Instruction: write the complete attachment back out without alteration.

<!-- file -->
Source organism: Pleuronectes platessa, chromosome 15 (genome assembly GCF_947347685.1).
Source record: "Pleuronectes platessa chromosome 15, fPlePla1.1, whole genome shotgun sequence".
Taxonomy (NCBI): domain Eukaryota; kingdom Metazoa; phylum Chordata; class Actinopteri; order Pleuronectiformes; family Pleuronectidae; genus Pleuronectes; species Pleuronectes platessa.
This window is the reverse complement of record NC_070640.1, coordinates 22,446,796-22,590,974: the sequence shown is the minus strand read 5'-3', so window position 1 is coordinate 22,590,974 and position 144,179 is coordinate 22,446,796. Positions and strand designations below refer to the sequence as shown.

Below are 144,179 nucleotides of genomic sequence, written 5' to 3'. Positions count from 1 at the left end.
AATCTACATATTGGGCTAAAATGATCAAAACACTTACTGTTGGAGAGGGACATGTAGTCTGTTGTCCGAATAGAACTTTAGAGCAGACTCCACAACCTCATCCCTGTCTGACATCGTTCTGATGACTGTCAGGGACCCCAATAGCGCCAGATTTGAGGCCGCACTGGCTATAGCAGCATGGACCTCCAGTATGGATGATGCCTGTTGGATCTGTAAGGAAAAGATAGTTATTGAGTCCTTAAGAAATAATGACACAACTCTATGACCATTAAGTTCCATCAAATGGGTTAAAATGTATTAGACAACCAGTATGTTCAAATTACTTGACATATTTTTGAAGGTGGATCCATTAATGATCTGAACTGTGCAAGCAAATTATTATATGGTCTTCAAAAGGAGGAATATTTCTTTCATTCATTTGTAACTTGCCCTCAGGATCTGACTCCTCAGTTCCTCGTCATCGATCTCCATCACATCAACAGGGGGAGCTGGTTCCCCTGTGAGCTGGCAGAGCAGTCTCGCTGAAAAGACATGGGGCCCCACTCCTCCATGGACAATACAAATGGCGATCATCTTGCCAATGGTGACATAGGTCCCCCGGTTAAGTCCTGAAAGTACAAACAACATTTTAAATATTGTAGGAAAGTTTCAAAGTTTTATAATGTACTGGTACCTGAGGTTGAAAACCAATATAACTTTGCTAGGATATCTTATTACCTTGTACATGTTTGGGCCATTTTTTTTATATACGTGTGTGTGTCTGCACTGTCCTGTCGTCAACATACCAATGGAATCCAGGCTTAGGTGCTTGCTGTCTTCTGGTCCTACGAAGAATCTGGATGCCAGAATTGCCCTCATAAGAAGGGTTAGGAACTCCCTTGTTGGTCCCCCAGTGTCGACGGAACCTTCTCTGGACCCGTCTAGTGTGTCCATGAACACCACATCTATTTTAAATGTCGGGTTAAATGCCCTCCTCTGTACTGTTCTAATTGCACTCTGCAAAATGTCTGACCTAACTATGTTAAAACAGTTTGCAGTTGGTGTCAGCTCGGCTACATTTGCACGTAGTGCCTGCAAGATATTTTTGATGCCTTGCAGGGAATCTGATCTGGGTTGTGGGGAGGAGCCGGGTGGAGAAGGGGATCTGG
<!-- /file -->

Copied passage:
Source organism: Pleuronectes platessa, chromosome 15 (genome assembly GCF_947347685.1).
Source record: "Pleuronectes platessa chromosome 15, fPlePla1.1, whole genome shotgun sequence".
Taxonomy (NCBI): domain Eukaryota; kingdom Metazoa; phylum Chordata; class Actinopteri; order Pleuronectiformes; family Pleuronectidae; genus Pleuronectes; species Pleuronectes platessa.
This window is the reverse complement of record NC_070640.1, coordinates 22,446,796-22,590,974: the sequence shown is the minus strand read 5'-3', so window position 1 is coordinate 22,590,974 and position 144,179 is coordinate 22,446,796. Positions and strand designations below refer to the sequence as shown.

Below are 144,179 nucleotides of genomic sequence, written 5' to 3'. Positions count from 1 at the left end.
AATCTACATATTGGGCTAAAATGATCAAAACACTTACTGTTGGAGAGGGACATGTAGTCTGTTGTCCGAATAGAACTTTAGAGCAGACTCCACAACCTCATCCCTGTCTGACATCGTTCTGATGACTGTCAGGGACCCCAATAGCGCCAGATTTGAGGCCGCACTGGCTATAGCAGCATGGACCTCCAGTATGGATGATGCCTGTTGGATCTGTAAGGAAAAGATAGTTATTGAGTCCTTAAGAAATAATGACACAACTCTATGACCATTAAGTTCCATCAAATGGGTTAAAATGTATTAGACAACCAGTATGTTCAAATTACTTGACATATTTTTGAAGGTGGATCCATTAATGATCTGAACTGTGCAAGCAAATTATTATATGGTCTTCAAAAGGAGGAATATTTCTTTCATTCATTTGTAACTTGCCCTCAGGATCTGACTCCTCAGTTCCTCGTCATCGATCTCCATCACATCAACAGGGGGAGCTGGTTCCCCTGTGAGCTGGCAGAGCAGTCTCGCTGAAAAGACATGGGGCCCCACTCCTCCATGGACAATACAAATGGCGATCATCTTGCCAATGGTGACATAGGTCCCCCGGTTAAGTCCTGAAAGTACAAACAACATTTTAAATATTGTAGGAAAGTTTCAAAGTTTTATAATGTACTGGTACCTGAGGTTGAAAACCAATATAACTTTGCTAGGATATCTTATTACCTTGTACATGTTTGGGCCATTTTTTTTATATACGTGTGTGTGTCTGCACTGTCCTGTCGTCAACATACCAATGGAATCCAGGCTTAGGTGCTTGCTGTCTTCTGGTCCTACGAAGAATCTGGATGCCAGAATTGCCCTCATAAGAAGGGTTAGGAACTCCCTTGTTGGTCCCCCAGTGTCGACGGAACCTTCTCTGGACCCGTCTAGTGTGTCCATGAACACCACATCTATTTTAAATGTCGGGTTAAATGCCCTCCTCTGTACTGTTCTAATTGCACTCTGCAAAATGTCTGACCTAACTATGTTAAAACAGTTTGCAGTTGGTGTCAGCTCGGCTACATTTGCACGTAGTGCCTGCAAGATATTTTTGATGCCTTGCAGGGAATCTGATCTGGGTTGTGGGGAGGAGCCGGGTGGAGAAGGGGATCTGG